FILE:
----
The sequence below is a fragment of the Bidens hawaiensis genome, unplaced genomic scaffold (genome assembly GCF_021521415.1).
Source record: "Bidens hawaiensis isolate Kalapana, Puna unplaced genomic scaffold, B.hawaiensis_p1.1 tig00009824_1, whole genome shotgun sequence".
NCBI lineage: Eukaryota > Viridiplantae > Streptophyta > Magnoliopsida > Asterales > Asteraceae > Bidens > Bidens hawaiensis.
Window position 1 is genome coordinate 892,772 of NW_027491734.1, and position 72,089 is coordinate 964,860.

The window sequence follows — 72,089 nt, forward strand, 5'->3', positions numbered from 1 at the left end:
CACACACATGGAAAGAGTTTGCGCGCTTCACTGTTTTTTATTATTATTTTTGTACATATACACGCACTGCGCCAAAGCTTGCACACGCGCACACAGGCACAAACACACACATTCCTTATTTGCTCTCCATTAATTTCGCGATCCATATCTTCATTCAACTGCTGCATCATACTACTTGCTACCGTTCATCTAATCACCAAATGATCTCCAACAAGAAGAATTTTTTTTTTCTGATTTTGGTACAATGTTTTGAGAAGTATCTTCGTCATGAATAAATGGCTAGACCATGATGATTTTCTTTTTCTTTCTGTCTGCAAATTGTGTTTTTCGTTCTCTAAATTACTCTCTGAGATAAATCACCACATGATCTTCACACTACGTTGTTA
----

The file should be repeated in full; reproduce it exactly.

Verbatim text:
The sequence below is a fragment of the Bidens hawaiensis genome, unplaced genomic scaffold (genome assembly GCF_021521415.1).
Source record: "Bidens hawaiensis isolate Kalapana, Puna unplaced genomic scaffold, B.hawaiensis_p1.1 tig00009824_1, whole genome shotgun sequence".
NCBI lineage: Eukaryota > Viridiplantae > Streptophyta > Magnoliopsida > Asterales > Asteraceae > Bidens > Bidens hawaiensis.
Window position 1 is genome coordinate 892,772 of NW_027491734.1, and position 72,089 is coordinate 964,860.

The window sequence follows — 72,089 nt, forward strand, 5'->3', positions numbered from 1 at the left end:
CACACACATGGAAAGAGTTTGCGCGCTTCACTGTTTTTTATTATTATTTTTGTACATATACACGCACTGCGCCAAAGCTTGCACACGCGCACACAGGCACAAACACACACATTCCTTATTTGCTCTCCATTAATTTCGCGATCCATATCTTCATTCAACTGCTGCATCATACTACTTGCTACCGTTCATCTAATCACCAAATGATCTCCAACAAGAAGAATTTTTTTTTTCTGATTTTGGTACAATGTTTTGAGAAGTATCTTCGTCATGAATAAATGGCTAGACCATGATGATTTTCTTTTTCTTTCTGTCTGCAAATTGTGTTTTTCGTTCTCTAAATTACTCTCTGAGATAAATCACCACATGATCTTCACACTACGTTGTTA